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  Conference on Retroviruses
and Opportunistic Infections
Denver, Colorado
March 3-6 2024
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Phone calls for PrEP persistence in Kenyan
women in postabortal care: a cluster randomized trial.
  Low PrEP Uptake and Persistence in Kenyan Women, But Phone Program Helps
CROI 2024 (Conference on Retroviruses and Opportunistic Infections), March 3-6, 2024, Denver
Mark Mascolini
Only a small fraction of women at high HIV risk in Kenya-those attending a postabortion clinic-started preexposure prophylaxis (PrEP) in the 6 months after receiving postabortion care and testing negative for HIV [1]. And tiny proportions refilled their PrEP prescription after 1 month. But a phone reminder protocol almost tripled the proportion of women who refilled their PrEP prescription in a cluster-randomized trial.
Renee Heffron (University of Alabama at Birmingham) and colleagues in Africa and the US see three simultaneous epidemics in young women in Kenya-HIV infection, curable sexually transmitted infections, and unintended pregnancy. Among Kenyan women in 2012, 20- to 24-year-olds had an induced abortion rate of about 80 per 1000 women [2]. Because of their recent sexual history, women attending postabortion care clinics may be more open to talking about reproductive health than other women.
Indeed, research by Heffron and colleagues detected strong PrEP interest among these women as well as risk factors for HIV infection. They conducted this study to estimate PrEP uptake and persistence (continued use) when PrEP is part of postabortion care and to see if a phone-call program could improve PrEP adherence.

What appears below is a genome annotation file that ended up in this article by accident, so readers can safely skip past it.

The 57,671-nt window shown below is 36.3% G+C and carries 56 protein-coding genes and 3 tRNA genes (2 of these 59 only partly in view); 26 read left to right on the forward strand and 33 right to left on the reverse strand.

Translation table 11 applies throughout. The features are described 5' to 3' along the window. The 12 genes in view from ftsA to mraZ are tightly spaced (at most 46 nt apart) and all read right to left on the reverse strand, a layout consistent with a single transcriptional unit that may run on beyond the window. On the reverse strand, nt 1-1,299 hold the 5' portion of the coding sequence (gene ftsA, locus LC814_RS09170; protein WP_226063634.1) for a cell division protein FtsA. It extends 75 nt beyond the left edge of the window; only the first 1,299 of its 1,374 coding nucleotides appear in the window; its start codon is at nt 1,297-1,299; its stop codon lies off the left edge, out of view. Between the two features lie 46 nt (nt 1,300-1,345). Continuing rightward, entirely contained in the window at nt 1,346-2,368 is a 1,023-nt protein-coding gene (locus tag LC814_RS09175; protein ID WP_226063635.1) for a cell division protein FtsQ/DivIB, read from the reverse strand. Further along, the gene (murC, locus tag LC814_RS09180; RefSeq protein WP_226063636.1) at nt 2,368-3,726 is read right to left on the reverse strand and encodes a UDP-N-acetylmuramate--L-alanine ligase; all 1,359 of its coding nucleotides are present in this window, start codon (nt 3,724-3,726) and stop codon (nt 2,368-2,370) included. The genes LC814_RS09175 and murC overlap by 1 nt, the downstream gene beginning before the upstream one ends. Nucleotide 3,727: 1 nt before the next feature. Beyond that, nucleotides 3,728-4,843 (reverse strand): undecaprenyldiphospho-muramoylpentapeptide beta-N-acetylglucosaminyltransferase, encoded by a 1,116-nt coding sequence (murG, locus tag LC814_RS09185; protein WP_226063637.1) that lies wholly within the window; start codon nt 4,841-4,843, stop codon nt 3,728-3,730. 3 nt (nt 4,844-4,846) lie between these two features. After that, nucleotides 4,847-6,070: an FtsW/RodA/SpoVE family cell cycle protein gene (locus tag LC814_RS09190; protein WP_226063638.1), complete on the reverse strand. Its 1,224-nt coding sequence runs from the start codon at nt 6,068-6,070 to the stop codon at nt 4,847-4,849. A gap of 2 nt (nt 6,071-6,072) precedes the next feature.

The PrEP delivery program began with staff training by experienced PrEP trainers at 14 postabortion care facilities. Researchers gathered data on demographics, HIV testing, and PrEP use in women using these clinics. Within this PrEP delivery rollout, Heffron and coworkers planned a cluster-randomized trial, randomizing clinics to the phone intervention or usual care.
The phone program stipulated PrEP reminder calls 4, 10, 28, and 32 days after a woman started PrEP if she missed a follow-up appointment. After the first month, reminder calls came every 2 weeks, and after 3 months, reminders came monthly. Women attending control clinics got no calls.
The investigators used modified Poisson generalized estimating equations accounting for clustering by clinic to compare PrEP refills in the two study arms. Callers talked to women about PrEP adherence and methods to overcome challenges. The primary outcome was frequency of self-reported PrEP refills 1 month after PrEP began. Women could also have urine tests for presence of tenofovir, indicating recent PrEP use.
The analysis involved 8362 women attending postabortion clinics from April 2021 to March 2023. Median age of the 8362 women stood at 24 (interquartile range 22 to 27), 53% were married of cohabiting, and 19% currently attended school.